KURYLOWICZ: As Anthony said, there are a lot of different ways that you can build a big infrastructure project like this. As Anthony Albanese has said so far the process of where you go next, that is a question for tomorrow. Today what we have to be doing is securing the corridor. We know exactly where it’s going to go, just through the paddocks over there. What we have to do is make sure no one builds anything on those paddocks. That’s our first priority. Anthony Albanese has made it very clear that he is canvassing a whole range of options on how you pay for it. There are some great suggestions being put forward and there are huge variations on what this will cost. Recently people have said that it can be done for a lot less than what the Government study found.
REPORTER: When the Government committed $600 million to Inland Rail, you said that at that rate of spending it is going to take 80 years to build the freight route. This is $50 million of a $116 billion project. How long is that going to take?
KURYLOWICZ: Those are two different things. Obviously in government that depends entirely on how much investment is coming from the private sector and how you divvy up the costs of the build. Is it going to cost $114 billion or is it going to cost half that? Those are questions that have to be settled by the experts. I have never built a High Speed Rail network myself, I can’t tell you.
REPORTER: Do they plan to move the airport to the other side –
KURYLOWICZ: I believe that is on Council’s radar. I am not across what Council plans to do. It is a Council facility, but there are obvious and clear opportunities for there to be a regional transport hub that links High Speed Rail and airport and would really turn this airport into the hub-point where you fly to other regional centres.
REPORTER: If the Government doesn’t allow development here at this airport, because it is Commonwealth land… Committee for Wagga, the Business Chamber, they want to see aeronautical companies come in and develop here and bring in new jobs. Would this Government take a different approach to that should the terminal be moved, or the High Speed Rail come here?
KURYLOWICZ: I think what has been made clear here is that there are a lot of options on the table that have to be explored and nutted out. I certainly couldn’t give you a definitive answer on that and I don’t think anyone could. Sorry mate, I don’t have a crystal ball.
REPORTER: Rod, what implications would it have for the airport here should this be built?
MAYOR OF WAGGA WAGGA, ROD KENDALL: It would increase the patronage of the airport, there’s no doubt about it. The High Speed Rail route skirts around the eastern and southern boundaries of our airport and there would be that potential to co-locate a rail terminal with our airport terminal. That would result, of course, in this facility being an intermodal transport hub for passenger transport. And a great boost to the city. When you look at High Speed Rail – and I’ve been to every one of the High Speed Rail forums held in Canberra, where the proponents of High Speed Rail, the builders, the constructers and the operators have all spoken – this is a must for the future development of not just regional Australia but the whole of Australia. It will be a game changer for our economy.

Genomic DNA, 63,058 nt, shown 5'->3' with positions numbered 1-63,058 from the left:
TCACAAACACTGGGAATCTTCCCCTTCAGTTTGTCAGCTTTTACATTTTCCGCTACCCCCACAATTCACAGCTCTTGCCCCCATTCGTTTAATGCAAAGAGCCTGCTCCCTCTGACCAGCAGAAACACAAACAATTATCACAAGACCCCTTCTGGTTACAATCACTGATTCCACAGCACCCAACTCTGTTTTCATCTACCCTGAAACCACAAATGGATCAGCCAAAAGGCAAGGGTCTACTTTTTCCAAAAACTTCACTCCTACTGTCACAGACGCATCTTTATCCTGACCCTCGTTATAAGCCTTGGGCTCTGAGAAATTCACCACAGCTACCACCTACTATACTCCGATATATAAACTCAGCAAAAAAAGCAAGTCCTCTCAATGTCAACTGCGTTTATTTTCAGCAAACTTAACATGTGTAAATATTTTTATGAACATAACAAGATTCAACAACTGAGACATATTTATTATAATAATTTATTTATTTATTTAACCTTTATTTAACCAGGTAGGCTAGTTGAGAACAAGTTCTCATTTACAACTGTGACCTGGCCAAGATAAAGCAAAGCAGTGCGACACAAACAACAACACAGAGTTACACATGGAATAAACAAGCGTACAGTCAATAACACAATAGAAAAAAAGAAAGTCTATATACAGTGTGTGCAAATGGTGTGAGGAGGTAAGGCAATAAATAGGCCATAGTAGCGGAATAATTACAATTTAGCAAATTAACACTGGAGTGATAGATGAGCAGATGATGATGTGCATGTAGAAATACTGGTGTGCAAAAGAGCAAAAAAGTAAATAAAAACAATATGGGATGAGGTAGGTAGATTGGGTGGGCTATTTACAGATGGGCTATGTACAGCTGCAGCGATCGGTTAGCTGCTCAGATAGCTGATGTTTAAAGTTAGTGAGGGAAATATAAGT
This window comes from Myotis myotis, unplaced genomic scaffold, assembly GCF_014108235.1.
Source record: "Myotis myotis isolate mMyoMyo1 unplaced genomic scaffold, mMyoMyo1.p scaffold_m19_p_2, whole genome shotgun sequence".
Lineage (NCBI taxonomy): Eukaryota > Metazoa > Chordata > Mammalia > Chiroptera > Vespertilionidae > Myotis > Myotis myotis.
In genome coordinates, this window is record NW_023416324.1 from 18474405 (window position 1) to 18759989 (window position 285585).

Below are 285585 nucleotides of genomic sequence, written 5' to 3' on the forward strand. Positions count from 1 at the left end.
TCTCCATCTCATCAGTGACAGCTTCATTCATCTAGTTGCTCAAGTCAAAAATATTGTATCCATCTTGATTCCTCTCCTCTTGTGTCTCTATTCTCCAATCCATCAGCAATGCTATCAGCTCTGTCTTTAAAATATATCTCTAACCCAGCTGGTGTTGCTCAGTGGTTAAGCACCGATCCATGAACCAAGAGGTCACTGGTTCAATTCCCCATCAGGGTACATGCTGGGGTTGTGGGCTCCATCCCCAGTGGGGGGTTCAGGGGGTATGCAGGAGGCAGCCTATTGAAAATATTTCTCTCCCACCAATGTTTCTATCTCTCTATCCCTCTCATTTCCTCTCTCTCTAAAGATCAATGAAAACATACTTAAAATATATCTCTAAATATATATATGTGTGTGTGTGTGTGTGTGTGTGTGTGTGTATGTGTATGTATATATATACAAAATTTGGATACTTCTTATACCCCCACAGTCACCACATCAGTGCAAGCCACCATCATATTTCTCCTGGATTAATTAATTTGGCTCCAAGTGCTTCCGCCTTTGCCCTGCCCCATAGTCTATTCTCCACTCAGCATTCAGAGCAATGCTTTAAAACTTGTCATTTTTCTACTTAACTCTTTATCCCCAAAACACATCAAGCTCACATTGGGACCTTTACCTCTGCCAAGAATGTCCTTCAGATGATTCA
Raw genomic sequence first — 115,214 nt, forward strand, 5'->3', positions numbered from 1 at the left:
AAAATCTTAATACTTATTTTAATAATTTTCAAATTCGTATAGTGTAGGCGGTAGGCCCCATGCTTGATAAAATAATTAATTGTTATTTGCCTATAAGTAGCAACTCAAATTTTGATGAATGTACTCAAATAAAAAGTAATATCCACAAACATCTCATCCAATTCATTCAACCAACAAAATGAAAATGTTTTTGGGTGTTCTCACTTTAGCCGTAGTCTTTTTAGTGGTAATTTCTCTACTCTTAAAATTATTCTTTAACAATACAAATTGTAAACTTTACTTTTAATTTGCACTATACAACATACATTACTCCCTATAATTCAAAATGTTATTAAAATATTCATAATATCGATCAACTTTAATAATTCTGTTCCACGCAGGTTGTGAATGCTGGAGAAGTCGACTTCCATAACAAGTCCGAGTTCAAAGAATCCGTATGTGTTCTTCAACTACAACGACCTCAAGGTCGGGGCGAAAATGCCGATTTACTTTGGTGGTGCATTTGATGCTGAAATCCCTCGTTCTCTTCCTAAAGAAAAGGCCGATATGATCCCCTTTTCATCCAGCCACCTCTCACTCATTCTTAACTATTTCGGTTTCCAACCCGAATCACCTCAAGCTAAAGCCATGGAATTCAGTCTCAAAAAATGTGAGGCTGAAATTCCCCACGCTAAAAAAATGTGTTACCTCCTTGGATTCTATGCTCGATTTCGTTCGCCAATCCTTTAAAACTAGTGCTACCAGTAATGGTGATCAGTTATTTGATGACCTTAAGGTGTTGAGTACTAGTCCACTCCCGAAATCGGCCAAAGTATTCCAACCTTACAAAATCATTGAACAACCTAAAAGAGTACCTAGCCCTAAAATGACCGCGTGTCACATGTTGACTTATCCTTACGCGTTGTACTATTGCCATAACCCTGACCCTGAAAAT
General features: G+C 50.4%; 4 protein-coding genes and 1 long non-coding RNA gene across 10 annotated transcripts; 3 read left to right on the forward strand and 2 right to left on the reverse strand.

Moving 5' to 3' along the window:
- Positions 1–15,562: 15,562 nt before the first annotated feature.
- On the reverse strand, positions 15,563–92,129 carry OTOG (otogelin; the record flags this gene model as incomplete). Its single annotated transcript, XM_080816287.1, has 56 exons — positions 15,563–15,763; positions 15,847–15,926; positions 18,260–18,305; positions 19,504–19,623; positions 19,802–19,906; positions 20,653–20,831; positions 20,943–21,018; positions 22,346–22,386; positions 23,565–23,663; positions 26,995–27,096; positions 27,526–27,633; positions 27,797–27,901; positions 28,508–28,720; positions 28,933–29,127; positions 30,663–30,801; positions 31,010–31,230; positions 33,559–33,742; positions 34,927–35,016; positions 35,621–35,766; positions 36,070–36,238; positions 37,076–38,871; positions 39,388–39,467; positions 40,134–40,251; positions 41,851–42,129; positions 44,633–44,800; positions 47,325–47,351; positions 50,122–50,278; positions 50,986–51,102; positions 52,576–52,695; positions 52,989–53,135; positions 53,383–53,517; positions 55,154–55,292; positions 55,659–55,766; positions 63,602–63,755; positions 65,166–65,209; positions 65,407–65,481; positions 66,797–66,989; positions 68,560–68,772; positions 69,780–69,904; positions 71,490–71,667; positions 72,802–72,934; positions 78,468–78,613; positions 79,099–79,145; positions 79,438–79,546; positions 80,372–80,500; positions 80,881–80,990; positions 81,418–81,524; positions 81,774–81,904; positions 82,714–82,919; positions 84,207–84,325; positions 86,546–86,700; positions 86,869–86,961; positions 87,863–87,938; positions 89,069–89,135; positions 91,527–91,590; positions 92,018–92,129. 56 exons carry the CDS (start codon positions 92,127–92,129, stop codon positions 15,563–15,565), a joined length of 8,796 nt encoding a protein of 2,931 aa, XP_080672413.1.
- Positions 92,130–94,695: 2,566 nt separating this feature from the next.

REPORTER: Last time we spoke you said you were still trying to get the airport off Defence, and for council to take ownership: is that crucial in this too?
KENDALL: The ownership of the airport is not necessarily the critical issue. Of course the terms of the leases are critical; we would like to have airport ownership. That’s almost a secondary issue. The location of the High Speed Rail co-located with our airport, similar to the proposal in Canberra, I think is absolutely critical to High Speed Rail. That interconnection between air travel and High Speed Rail travel – where people would hop off an aeroplane to hop on the rail – will be a critical part of the infrastructure and the exact opposite to what we see now.
REPORTER: Tim spoke before about needing to secure those paddocks to allow for a High Speed Rail. Is that on Council’s agenda as well?
KENDALL: In attending the High Speed Rail forums, the critical issue for government is to secure the corridor and to undertake the environmental studies and pass the legislation that is required to build it. That would then de-risk the project, from a constructor/operator point of view, and then the Government could then go to expressions of interest for the building and operating. My understanding is – having attended two of the High Speed Rail forums in Canberra – that there are constructor/operators who are prepared to build and operate the High Speed Rail at no cost to government, providing government has done those first two parts of the job. Secured the corridor and passed the legislation that would require it to be built, having undertaken all of the environmental studies and community consultations: that’s the role of government.